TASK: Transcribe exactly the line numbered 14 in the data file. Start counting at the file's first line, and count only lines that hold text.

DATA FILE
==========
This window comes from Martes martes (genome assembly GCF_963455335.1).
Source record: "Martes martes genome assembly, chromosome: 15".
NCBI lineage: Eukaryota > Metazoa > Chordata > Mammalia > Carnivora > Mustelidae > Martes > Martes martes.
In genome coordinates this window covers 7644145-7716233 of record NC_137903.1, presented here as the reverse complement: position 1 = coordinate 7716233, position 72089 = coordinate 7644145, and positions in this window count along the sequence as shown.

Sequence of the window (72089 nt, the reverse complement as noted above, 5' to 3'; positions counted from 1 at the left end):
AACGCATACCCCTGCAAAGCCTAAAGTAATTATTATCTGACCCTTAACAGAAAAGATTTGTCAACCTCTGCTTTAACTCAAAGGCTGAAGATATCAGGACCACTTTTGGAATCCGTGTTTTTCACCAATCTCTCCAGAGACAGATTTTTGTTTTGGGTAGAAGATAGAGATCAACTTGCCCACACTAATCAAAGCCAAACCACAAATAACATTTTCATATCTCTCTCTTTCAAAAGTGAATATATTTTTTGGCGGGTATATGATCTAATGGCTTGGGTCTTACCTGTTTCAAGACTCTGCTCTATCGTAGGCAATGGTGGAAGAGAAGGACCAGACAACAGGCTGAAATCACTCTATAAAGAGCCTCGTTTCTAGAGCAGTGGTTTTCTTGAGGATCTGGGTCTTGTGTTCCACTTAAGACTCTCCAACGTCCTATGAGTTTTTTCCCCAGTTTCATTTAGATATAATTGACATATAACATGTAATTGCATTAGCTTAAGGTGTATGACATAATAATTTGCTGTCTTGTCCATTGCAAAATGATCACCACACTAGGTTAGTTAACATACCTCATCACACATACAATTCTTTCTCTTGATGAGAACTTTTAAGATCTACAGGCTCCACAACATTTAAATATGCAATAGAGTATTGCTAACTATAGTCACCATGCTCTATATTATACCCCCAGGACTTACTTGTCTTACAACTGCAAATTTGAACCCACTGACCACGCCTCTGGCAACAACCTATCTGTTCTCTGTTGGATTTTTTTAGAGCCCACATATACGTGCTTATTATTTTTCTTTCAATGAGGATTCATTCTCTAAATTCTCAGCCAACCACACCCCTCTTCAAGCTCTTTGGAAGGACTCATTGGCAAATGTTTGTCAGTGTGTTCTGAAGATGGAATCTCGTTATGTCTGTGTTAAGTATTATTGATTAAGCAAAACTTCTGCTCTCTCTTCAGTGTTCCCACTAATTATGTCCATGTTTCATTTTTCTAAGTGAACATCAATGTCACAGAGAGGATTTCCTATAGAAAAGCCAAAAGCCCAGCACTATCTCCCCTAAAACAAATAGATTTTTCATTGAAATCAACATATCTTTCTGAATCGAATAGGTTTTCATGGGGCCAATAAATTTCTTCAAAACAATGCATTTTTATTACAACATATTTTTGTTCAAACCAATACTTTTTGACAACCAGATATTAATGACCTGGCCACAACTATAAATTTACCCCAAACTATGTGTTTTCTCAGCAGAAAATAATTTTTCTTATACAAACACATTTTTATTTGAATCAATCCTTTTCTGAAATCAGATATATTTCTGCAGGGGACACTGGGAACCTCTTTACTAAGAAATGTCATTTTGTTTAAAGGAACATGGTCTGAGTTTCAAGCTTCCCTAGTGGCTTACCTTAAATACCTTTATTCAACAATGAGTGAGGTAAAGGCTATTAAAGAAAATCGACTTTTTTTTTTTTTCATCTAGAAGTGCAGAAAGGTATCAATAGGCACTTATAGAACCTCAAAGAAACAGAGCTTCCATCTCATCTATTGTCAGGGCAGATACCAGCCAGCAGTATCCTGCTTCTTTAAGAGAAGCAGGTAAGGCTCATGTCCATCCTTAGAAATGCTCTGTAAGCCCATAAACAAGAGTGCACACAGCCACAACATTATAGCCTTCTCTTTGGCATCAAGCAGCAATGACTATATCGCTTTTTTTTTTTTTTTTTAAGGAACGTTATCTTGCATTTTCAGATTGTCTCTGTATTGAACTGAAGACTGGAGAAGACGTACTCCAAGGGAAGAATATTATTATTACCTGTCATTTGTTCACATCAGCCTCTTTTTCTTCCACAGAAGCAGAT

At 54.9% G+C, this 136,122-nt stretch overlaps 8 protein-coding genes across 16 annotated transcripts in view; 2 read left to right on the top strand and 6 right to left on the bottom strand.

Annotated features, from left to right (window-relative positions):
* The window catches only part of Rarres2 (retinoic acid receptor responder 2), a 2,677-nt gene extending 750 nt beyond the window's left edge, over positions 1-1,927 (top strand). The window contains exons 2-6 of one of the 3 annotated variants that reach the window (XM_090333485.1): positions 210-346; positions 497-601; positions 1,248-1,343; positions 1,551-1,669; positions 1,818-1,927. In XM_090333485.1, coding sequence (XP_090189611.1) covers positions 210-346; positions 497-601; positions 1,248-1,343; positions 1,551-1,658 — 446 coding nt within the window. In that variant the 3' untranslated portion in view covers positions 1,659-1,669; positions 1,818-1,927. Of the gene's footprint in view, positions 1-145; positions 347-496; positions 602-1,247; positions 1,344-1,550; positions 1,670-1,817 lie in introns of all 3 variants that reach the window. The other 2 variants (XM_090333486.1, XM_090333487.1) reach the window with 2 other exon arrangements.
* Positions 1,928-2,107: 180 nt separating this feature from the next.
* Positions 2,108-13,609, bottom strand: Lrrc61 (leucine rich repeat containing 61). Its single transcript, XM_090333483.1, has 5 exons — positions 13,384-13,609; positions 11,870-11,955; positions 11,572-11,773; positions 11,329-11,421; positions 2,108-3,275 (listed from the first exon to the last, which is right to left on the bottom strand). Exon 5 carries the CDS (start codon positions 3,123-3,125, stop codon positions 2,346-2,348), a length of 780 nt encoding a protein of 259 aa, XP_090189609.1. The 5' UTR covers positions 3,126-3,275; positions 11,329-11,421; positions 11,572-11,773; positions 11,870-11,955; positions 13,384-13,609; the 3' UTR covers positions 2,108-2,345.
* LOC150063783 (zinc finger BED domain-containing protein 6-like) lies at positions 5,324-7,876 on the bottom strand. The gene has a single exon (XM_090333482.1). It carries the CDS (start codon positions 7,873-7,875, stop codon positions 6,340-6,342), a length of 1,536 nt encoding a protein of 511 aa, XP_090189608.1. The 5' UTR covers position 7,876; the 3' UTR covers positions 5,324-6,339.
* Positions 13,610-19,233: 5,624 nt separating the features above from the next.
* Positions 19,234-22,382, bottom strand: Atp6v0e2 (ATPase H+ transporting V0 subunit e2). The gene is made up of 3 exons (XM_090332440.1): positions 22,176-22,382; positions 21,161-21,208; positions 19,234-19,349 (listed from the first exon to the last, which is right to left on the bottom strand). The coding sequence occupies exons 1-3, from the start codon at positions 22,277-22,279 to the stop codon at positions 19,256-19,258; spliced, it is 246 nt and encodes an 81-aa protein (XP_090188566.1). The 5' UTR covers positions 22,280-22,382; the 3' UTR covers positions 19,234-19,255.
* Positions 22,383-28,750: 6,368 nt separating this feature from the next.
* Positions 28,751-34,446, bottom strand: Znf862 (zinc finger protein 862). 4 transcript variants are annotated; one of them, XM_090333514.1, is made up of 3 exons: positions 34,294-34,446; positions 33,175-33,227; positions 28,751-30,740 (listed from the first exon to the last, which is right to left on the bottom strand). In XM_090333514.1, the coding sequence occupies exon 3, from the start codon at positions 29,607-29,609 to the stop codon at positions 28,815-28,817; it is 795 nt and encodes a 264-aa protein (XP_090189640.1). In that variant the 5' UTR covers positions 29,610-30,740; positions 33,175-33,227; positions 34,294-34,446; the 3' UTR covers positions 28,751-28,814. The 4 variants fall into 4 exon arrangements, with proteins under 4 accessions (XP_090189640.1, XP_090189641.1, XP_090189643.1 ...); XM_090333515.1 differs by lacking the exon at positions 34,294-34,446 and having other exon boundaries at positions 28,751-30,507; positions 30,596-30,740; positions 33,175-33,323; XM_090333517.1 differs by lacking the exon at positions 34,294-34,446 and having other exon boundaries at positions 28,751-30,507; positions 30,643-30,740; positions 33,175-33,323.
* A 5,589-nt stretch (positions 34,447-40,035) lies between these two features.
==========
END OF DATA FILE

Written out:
* Positions 19,234-22,382, bottom strand: Atp6v0e2 (ATPase H+ transporting V0 subunit e2). The gene is made up of 3 exons (XM_090332440.1): positions 22,176-22,382; positions 21,161-21,208; positions 19,234-19,349 (listed from the first exon to the last, which is right to left on the bottom strand). The coding sequence occupies exons 1-3, from the start codon at positions 22,277-22,279 to the stop codon at positions 19,256-19,258; spliced, it is 246 nt and encodes an 81-aa protein (XP_090188566.1). The 5' UTR covers positions 22,280-22,382; the 3' UTR covers positions 19,234-19,255.